INSERT INTO orders(customer_name, quantity)
SELECT customer_name, 1 FROM customer WHERE customer_gender = 'Male';

In the example above, we used subquery to insert data into the orders table from the customer table.

Subquey in the UPDATE statement

Similarly to INSERT statements, subqueries can also be used in the UPDATE statement. In the example below, we used it to update the customer name in the orders table for orders with a quantity equal to one, based on the information in the customer table.

UPDATE orders
SET customer_name = (
SELECT customer_name FROM customer WHERE customer_id = 'C10'
WHERE quantity = 1;

Subquey in the DELETE statement

And finally, subqueries can also be used in the DELETE statement, so that we can delete rows based on the results of another query.

In the example below we will delete all the orders of customers that are not active.

WHERE customer_id IN (
SELECT customer_id
FROM customers
WHERE status = 'inactive'

Common Table Expressions

Sometimes SQL queries can grow complex becoming challenging to maintain and understand, that is where common table expression also known as CTE comes in. CTEs are temporary result sets defined within the scope of a single SQL statement.

CTE helps to write more readable and modular SQL queries, breaking down complex queries into smaller ones.

Image by the author

A CTE is defined by using the WITH keyword and then the CTE name, followed by an optional list of column names for the CTE, and finally the AS keyword, followed by the query that defines the CTE. Once defined, it can be referenced just like a regular table.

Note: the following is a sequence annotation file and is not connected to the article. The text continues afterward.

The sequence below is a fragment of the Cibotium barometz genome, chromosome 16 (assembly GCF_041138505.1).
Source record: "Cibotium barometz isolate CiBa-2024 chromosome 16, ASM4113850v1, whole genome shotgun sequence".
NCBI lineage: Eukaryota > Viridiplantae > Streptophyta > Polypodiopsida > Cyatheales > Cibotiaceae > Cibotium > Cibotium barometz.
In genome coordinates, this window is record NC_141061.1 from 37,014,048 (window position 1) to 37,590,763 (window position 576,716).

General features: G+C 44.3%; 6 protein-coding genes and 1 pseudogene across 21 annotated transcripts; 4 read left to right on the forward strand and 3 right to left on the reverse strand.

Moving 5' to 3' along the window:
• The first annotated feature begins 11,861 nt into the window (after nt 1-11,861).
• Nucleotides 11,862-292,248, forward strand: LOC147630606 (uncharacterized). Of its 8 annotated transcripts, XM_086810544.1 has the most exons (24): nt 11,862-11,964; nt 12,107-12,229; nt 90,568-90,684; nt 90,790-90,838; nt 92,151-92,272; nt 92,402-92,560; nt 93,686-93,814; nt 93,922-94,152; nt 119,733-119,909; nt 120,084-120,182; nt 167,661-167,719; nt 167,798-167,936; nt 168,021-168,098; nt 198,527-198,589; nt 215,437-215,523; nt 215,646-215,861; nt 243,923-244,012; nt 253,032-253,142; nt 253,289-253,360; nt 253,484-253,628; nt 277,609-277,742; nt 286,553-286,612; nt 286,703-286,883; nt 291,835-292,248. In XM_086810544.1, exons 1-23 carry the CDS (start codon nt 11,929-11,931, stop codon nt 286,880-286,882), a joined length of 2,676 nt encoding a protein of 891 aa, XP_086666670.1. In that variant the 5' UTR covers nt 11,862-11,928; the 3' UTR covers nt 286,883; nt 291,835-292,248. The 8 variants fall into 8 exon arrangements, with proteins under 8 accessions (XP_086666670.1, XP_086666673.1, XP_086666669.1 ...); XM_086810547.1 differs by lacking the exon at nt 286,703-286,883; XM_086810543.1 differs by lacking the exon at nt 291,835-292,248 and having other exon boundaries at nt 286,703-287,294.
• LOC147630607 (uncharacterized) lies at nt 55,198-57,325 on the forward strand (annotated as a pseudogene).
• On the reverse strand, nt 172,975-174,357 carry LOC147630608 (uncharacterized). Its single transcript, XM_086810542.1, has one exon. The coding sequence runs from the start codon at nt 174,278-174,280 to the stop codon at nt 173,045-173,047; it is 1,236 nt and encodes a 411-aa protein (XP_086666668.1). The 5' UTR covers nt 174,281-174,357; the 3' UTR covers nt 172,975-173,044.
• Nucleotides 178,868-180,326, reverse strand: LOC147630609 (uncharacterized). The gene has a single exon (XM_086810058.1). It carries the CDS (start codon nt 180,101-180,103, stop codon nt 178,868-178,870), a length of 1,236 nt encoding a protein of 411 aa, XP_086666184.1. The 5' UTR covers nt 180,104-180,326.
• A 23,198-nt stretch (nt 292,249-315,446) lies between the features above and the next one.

Benefinefits of using CTEs:

  • Readability: Make complex queries easier to read.
  • Modularity: CTEs are defined once and can be referenced multiple times within the same query.
  • Recursive queries: CTEs allow recursive operations.
  • Performance optimization: CTEs can help improve query performance.

In the next example, we will use a CTE to create a separate table containing cleaned data. Let’s say we have a product table where the price column is stored as a text datatype with a dollar sign in each value. To address this, we create a CTE to cleanse the data, removing the dollar signs and converting the price to a decimal format. By using this CTE, we ensure that every calculation involving the price column is performed in the cleaned data, eliminating the need to repeat the cleansing process.

WITH cleansed_product
AS (
cast(REPLACE(price,'$','') AS DECIMAL(10,2)) AS price
FROM product

SELECT * FROM cleansed_product

Additionally, CTEs are invaluable tools when working with partitions and window functions, enabling complex analytical queries to be expressed in a more readable and modular manner. We’ll delve deeper into these advanced techniques in Part Two of this article.

Final Thoughts

Well, this is just the beginning of advanced SQL for data analysis, in the next article we will look into more techniques that you can use to enhance your data analysis skills.